From our cellphone and cable packages to our mortgages, insurance policies, student and payday loans, credit cards, bank accounts, travel tickets, software, rental cars and much more, corporations routinely seize our bargaining power and critical rights without our informed consent. Want to give away the right to use your image in a commercial endorsement? Want to gag yourself from complaining about bad service or a defective product? Want to allow a corporate wrongdoer to physically harm or steal from you and not be responsible in court because you “agreed” to costly arbitration in a faraway state? Of course not. Yet you “accept” such terms all the time.
Standard form contracts are everywhere, snaring consumers into an insidious peonage through the “tricks and traps” of fine print, as Senator Elizabeth Warren has called them. Sometimes longer than a Shakespeare play but far less readable, boilerplate contracts are indecipherable to most humans. The opportunity to negotiate does not exist. Comparison shopping for better terms is improbable if not impossible. Even if one could easily obtain the contracts upfront and undertake comparisons, corporations don’t compete on these terms. And the bad news is that, as Ralph Nader notes, “underneath all is the contract.” We should think of boilerplate contracts as “contract asbestos.” They may “facilitate” commerce by maximizing corporate efficiencies, entitlements and immunities; but as with asbestos, they are toxic to consumers. We are exposed to often invisible, rights-denying terms that may harm us years after the initial agreement.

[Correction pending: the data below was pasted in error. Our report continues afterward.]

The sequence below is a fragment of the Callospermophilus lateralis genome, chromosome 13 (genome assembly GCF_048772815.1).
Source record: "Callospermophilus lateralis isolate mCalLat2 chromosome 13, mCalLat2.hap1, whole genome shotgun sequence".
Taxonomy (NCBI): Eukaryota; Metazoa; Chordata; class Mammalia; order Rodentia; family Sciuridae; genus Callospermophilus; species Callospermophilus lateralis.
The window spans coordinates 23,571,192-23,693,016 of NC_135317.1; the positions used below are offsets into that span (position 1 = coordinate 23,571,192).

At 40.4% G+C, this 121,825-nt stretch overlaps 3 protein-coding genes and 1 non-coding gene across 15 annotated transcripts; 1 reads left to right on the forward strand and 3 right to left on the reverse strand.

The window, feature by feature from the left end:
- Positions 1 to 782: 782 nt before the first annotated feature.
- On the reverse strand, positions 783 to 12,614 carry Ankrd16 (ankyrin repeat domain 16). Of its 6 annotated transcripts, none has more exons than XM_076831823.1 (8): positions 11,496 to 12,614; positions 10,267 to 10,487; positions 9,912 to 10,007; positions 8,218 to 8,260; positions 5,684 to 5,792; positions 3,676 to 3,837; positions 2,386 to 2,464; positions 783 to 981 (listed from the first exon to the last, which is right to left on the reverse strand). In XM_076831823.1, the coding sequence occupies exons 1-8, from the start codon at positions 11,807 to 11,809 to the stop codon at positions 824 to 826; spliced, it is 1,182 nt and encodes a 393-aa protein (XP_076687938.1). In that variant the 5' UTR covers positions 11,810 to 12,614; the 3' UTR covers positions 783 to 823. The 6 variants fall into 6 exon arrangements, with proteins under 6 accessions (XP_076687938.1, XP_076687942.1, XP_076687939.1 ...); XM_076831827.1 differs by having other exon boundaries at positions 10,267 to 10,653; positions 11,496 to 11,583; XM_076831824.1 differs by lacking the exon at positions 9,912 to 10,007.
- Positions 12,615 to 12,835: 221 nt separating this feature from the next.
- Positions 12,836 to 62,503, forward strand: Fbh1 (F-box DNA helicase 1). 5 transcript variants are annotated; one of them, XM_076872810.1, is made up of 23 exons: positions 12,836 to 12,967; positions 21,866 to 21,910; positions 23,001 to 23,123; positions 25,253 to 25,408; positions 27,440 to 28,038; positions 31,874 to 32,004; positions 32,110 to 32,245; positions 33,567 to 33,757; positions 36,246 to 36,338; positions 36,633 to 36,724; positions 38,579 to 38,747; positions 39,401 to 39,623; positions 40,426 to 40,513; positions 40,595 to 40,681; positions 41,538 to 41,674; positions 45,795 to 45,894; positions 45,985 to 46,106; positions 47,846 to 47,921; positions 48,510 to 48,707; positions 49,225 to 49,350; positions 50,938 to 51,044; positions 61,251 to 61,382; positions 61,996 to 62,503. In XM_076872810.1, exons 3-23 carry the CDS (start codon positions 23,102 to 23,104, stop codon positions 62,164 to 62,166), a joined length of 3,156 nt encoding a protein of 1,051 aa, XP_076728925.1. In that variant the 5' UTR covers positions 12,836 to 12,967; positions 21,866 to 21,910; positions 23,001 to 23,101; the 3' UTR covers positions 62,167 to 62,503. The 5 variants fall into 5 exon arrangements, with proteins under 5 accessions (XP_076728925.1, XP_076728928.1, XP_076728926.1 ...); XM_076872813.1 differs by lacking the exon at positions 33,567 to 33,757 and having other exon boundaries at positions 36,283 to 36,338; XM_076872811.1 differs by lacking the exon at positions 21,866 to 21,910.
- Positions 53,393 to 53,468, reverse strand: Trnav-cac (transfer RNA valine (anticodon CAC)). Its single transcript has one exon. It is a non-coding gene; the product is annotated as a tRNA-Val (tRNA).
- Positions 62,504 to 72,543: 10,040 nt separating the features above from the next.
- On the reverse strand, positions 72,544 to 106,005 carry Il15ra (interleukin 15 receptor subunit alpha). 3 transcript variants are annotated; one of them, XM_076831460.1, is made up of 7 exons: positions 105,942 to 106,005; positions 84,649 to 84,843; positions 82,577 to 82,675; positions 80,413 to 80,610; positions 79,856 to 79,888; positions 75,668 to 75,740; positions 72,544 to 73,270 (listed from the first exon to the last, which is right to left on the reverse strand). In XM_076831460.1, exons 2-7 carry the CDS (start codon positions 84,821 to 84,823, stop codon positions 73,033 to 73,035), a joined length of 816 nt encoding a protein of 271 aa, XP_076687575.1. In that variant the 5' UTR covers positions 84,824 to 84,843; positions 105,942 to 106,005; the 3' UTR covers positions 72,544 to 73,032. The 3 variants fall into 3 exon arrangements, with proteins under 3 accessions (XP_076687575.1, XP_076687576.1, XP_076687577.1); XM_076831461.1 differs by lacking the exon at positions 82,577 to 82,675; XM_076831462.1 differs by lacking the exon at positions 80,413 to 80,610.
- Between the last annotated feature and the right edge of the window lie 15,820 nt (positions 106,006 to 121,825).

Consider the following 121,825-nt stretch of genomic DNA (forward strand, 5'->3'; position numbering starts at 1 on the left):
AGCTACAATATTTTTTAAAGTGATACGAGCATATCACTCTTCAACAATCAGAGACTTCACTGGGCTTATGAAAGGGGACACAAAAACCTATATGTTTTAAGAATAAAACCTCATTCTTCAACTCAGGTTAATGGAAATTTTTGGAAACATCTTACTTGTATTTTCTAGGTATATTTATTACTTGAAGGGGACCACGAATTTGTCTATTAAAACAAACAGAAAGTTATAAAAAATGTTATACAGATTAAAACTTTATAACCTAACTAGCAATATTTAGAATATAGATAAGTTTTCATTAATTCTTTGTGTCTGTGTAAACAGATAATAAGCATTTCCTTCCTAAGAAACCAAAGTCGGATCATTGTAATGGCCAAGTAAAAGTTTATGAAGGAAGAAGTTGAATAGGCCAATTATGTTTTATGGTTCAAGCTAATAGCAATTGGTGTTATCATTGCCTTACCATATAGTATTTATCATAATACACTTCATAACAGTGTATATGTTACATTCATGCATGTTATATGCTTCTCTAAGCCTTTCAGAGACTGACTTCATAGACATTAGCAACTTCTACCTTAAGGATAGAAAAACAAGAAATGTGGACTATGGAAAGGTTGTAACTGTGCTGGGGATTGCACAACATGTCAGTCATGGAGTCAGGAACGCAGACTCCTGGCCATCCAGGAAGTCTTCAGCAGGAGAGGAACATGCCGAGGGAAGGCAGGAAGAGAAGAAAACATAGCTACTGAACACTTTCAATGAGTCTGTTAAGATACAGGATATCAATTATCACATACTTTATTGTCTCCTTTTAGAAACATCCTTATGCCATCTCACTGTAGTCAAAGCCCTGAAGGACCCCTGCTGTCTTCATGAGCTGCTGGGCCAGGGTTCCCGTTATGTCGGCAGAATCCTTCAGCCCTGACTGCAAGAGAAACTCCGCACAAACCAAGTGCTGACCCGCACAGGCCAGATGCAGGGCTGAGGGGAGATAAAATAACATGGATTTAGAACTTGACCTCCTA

Thanks to a series of Supreme Court decisions in favor of corporations that use forced arbitration, consumers who “agree” to such terms may lose their right to go to open court, have a jury trial, bring class actions, and vindicate their substantive rights at the federal or state level. Though small-claims court or challenges of unconscionability, fraud and duress may remain, what do we tell the person who wants to challenge predatory loan practices with others, usually poor, who have been wronged by fraudulently misrepresented, usurious rates? One bad contract can ruin someone’s credit, employment prospects and the chance to be heard in court.
The Consumer Financial Protection Bureau has the power to protect consumers against assaults in financial contracts, but since its launch in 2011, it has been forced to play defense. The Senate Republicans left CFPB director Richard Cordray’s appointment in doubt until last summer, and some continue to seek to replace his position with a commission, which would frustrate regulatory efficiency.